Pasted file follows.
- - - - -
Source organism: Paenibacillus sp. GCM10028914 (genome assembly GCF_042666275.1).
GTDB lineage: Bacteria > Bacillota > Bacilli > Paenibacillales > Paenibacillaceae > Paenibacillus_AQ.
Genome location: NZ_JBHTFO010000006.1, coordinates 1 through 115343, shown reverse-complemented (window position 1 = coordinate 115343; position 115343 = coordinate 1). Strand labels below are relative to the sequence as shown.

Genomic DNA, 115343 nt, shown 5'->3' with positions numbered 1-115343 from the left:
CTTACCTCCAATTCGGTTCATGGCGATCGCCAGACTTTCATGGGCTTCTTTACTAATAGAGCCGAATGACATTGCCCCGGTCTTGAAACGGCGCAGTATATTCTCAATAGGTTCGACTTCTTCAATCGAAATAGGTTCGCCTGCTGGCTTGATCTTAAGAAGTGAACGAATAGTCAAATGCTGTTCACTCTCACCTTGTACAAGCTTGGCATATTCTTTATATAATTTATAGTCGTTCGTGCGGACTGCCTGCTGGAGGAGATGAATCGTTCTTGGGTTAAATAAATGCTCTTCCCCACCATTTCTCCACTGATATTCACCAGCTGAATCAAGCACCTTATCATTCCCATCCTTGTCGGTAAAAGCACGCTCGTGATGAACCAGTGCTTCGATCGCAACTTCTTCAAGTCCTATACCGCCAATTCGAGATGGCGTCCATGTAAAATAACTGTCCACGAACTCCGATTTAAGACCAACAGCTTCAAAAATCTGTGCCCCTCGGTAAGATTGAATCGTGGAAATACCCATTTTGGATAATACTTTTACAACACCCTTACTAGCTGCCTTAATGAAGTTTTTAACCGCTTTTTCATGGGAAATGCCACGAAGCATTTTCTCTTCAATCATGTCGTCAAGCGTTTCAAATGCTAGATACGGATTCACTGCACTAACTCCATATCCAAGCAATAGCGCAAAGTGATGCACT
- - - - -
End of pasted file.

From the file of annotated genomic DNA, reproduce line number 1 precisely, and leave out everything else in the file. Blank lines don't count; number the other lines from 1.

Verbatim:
Source organism: Paenibacillus sp. GCM10028914 (genome assembly GCF_042666275.1).